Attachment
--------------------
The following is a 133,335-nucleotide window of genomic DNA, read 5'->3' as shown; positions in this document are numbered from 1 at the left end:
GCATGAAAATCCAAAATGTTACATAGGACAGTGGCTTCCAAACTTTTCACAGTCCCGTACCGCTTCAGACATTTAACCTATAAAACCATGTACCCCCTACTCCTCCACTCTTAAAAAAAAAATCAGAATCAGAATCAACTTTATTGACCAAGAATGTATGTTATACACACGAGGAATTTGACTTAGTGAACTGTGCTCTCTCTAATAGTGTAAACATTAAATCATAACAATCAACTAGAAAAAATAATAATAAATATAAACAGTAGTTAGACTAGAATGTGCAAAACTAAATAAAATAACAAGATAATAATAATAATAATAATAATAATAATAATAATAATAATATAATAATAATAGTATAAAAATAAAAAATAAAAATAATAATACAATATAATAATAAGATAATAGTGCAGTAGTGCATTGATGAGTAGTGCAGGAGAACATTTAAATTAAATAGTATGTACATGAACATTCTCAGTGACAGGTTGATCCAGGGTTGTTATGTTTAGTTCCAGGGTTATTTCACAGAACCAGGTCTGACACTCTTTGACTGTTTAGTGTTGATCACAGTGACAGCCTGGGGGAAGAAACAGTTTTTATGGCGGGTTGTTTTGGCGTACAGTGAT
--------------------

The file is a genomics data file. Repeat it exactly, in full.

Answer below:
The following is a 133,335-nucleotide window of genomic DNA, read 5'->3' as shown; positions in this document are numbered from 1 at the left end:
GCATGAAAATCCAAAATGTTACATAGGACAGTGGCTTCCAAACTTTTCACAGTCCCGTACCGCTTCAGACATTTAACCTATAAAACCATGTACCCCCTACTCCTCCACTCTTAAAAAAAAAATCAGAATCAGAATCAACTTTATTGACCAAGAATGTATGTTATACACACGAGGAATTTGACTTAGTGAACTGTGCTCTCTCTAATAGTGTAAACATTAAATCATAACAATCAACTAGAAAAAATAATAATAAATATAAACAGTAGTTAGACTAGAATGTGCAAAACTAAATAAAATAACAAGATAATAATAATAATAATAATAATAATAATAATAATAATAATATAATAATAATAGTATAAAAATAAAAAATAAAAATAATAATACAATATAATAATAAGATAATAGTGCAGTAGTGCATTGATGAGTAGTGCAGGAGAACATTTAAATTAAATAGTATGTACATGAACATTCTCAGTGACAGGTTGATCCAGGGTTGTTATGTTTAGTTCCAGGGTTATTTCACAGAACCAGGTCTGACACTCTTTGACTGTTTAGTGTTGATCACAGTGACAGCCTGGGGGAAGAAACAGTTTTTATGGCGGGTTGTTTTGGCGTACAGTGAT